Last Updated on January 3, 2022 by John Moretti
Packaged coffee beans often lack the freshness and the rich aromas that a freshly grounded batch can offer. The most common way to grind coffee beans is via a coffee grinder.
But what if your coffee grinder breaks down or you happen to not have one? Well you certainly can’t miss out on your energizing sip of aromatic freshness when starting your day!
Thus, to pull you out of this cubicle, I have devised a list of some excellent coffee grinding methods that do not require the use of a grinder.
|Mortar and Pestle||Coarse, medium, fine and super fine grind|
|Pepper mill||Coarse, medium and fine grind|
|Hammer/Meat tenderizer||Coarse and medium grind|
|Rolling Pin||Coarse, medium and fine grind|
|Blender||Coarse and medium grind|
|Food Processor||Coarse and medium grind|
|Garlic Press||Coarse and medium grind|
|Knife||Medium to medium-fine grind|
If you want to pull professional quality espresso shots, then you are better off using a dedicated coffee grinder. If you want to achieve the best results using an alternative method, go with using the ‘mortar and pestle method’.
Using a blender or a food processor is best if you want quick results. Furthermore, if you have got a few culinary skills up your sleeve, you can also grind coffee beans using a knife.
The 8 Best Coffee Grinding Methods Without A Grinder
1. Mortar and Pestle
This method has been used for ages by pharmacists to cook medicines and spices. Hammering and rolling motions are utilized to deliver a uniform texture. You may grind from French-press coarse to fine grind with this approach while also having good control over the fineness of the grind.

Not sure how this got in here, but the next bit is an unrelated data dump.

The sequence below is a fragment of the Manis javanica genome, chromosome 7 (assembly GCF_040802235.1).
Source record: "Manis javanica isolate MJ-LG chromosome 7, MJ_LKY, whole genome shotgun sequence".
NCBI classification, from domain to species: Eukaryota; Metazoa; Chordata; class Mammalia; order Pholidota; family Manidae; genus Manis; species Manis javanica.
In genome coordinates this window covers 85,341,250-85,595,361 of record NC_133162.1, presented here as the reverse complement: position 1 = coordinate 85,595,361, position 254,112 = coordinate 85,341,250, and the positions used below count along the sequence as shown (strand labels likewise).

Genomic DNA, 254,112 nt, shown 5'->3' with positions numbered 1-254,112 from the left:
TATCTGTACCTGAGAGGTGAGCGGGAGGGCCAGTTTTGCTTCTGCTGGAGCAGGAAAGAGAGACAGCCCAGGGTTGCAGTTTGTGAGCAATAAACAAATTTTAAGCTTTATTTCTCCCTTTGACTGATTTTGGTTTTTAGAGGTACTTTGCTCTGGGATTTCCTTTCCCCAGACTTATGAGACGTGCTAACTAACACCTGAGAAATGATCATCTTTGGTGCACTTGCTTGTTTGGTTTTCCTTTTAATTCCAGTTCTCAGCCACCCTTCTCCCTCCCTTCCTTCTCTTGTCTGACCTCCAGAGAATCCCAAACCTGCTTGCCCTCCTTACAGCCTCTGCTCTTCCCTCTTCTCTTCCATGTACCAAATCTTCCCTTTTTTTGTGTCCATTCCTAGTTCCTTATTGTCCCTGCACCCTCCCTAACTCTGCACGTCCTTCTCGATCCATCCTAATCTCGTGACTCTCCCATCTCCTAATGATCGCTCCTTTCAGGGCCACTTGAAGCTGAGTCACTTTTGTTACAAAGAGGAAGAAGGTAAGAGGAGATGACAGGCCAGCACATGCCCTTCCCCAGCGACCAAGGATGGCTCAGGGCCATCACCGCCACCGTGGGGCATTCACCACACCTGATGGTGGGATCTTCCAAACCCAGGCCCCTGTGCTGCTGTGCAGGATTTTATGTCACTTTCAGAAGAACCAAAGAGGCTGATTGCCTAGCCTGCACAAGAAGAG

Here’s how to do it :
- Add a couple of tiny scoops of coffee to your mortar. For optimal control, just fill it up to approximately a quarter of the entire dig.
- The pestle should be held by your dominant hand, whereas the mortar should be held in place by the other hand.
- Crush the coffee beans with a twisting motion while applying pressure to the pestle.
- To get the desired texture and consistency, roll the coffee around the bowl with your pestle after it has been crushed.
- Once you have prepared one batch, dump it in a bowl/coffee maker and prepare another until you have sufficient quantity.
2. Pepper Mill
These mills work in a similar fashion to a hand-powered grinder. Advanced models even let you fine-tune the grind size to get a more uniform batch.
- Firstly, use a hammer to break down the coffee beans into smaller pieces. This will allow the mill to process the smaller bits quickly.
- If the mill has been used to grind pepper, thoroughly clean it to eliminate any residual odor.
- Fill the mill to the brim with beans and set the ground level as per your liking.
- Secure the top lid and grind.
3. A Hammer/Meat Tenderizer
If you are in a hurry, then go with this method. By using a hammer, you can ensure that the beans are crushed evenly. Here’s how you can do this :
- Place your coffee beans in a bag and seal its ends so that the beans do not pop out when pressure is applied.
- Start by firmly pressing down on the beans, followed by gently thumping the bag.
- As you strike the bag, the beans will start to break down into finer particles. Move them to one side and start crushing the residuals.
- Whisk the bag in the air lightly so that the mixture is evenly mixed.
4. Rolling Pin
The rolling pin is able to crush and grind the coffee beans at the same time, providing an even texture throughout. That said, using this method does need some effort and an eye for detail if you want to get a consistent grind.
Here are the steps to do this :
- Pour some coffee in a plastic bag amidst two layers of parchment paper and seal it up tightly. You can also fold the edges of the parchment paper to seal properly.
- Lay the bag on a flat counter and crush your beans using the pin.
- Once the outer surface breaks down, roll the pin over the entire area so that the smaller bean fragments get crushed as well.
- Roll the beans back and forth until you have the desired thickness.
This is the easiest way to grind your beans with appreciable consistency. Check if your blender has a ‘grind’ setting; if not, go ahead and turn on the ‘pulse’ setting.
One thing to keep in mind when using this method is that blending often raises the temperature, which ends up cooking the beans. This is something we don’t want, so make sure you do not extend the process beyond 20-30 seconds.